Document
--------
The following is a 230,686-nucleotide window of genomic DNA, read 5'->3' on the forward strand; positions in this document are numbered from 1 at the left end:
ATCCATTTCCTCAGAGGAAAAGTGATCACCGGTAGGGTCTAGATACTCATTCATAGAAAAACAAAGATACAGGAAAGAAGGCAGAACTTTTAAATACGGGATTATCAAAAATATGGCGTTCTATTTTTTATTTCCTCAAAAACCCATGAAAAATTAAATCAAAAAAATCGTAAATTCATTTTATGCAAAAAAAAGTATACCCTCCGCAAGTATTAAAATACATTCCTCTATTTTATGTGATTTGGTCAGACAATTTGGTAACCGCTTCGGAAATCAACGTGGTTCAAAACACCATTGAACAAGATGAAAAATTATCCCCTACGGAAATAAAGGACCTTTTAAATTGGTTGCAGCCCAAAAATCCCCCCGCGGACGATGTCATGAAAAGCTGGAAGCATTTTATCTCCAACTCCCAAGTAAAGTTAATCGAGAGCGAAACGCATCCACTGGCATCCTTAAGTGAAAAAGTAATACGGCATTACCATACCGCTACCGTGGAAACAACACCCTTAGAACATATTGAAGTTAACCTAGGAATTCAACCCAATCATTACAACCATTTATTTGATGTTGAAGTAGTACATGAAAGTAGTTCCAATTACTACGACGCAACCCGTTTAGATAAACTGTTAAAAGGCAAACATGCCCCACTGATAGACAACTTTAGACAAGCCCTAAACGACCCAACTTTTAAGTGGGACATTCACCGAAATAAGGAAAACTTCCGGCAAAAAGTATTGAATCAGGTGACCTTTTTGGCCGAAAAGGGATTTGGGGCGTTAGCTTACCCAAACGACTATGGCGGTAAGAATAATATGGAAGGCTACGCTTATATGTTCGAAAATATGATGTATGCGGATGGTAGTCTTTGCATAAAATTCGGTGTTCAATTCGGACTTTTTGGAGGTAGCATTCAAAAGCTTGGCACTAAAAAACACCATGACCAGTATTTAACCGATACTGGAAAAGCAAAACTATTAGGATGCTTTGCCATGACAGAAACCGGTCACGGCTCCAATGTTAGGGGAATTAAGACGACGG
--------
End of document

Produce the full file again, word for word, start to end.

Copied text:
The following is a 230,686-nucleotide window of genomic DNA, read 5'->3' on the forward strand; positions in this document are numbered from 1 at the left end:
ATCCATTTCCTCAGAGGAAAAGTGATCACCGGTAGGGTCTAGATACTCATTCATAGAAAAACAAAGATACAGGAAAGAAGGCAGAACTTTTAAATACGGGATTATCAAAAATATGGCGTTCTATTTTTTATTTCCTCAAAAACCCATGAAAAATTAAATCAAAAAAATCGTAAATTCATTTTATGCAAAAAAAAGTATACCCTCCGCAAGTATTAAAATACATTCCTCTATTTTATGTGATTTGGTCAGACAATTTGGTAACCGCTTCGGAAATCAACGTGGTTCAAAACACCATTGAACAAGATGAAAAATTATCCCCTACGGAAATAAAGGACCTTTTAAATTGGTTGCAGCCCAAAAATCCCCCCGCGGACGATGTCATGAAAAGCTGGAAGCATTTTATCTCCAACTCCCAAGTAAAGTTAATCGAGAGCGAAACGCATCCACTGGCATCCTTAAGTGAAAAAGTAATACGGCATTACCATACCGCTACCGTGGAAACAACACCCTTAGAACATATTGAAGTTAACCTAGGAATTCAACCCAATCATTACAACCATTTATTTGATGTTGAAGTAGTACATGAAAGTAGTTCCAATTACTACGACGCAACCCGTTTAGATAAACTGTTAAAAGGCAAACATGCCCCACTGATAGACAACTTTAGACAAGCCCTAAACGACCCAACTTTTAAGTGGGACATTCACCGAAATAAGGAAAACTTCCGGCAAAAAGTATTGAATCAGGTGACCTTTTTGGCCGAAAAGGGATTTGGGGCGTTAGCTTACCCAAACGACTATGGCGGTAAGAATAATATGGAAGGCTACGCTTATATGTTCGAAAATATGATGTATGCGGATGGTAGTCTTTGCATAAAATTCGGTGTTCAATTCGGACTTTTTGGAGGTAGCATTCAAAAGCTTGGCACTAAAAAACACCATGACCAGTATTTAACCGATACTGGAAAAGCAAAACTATTAGGATGCTTTGCCATGACAGAAACCGGTCACGGCTCCAATGTTAGGGGAATTAAGACGACGG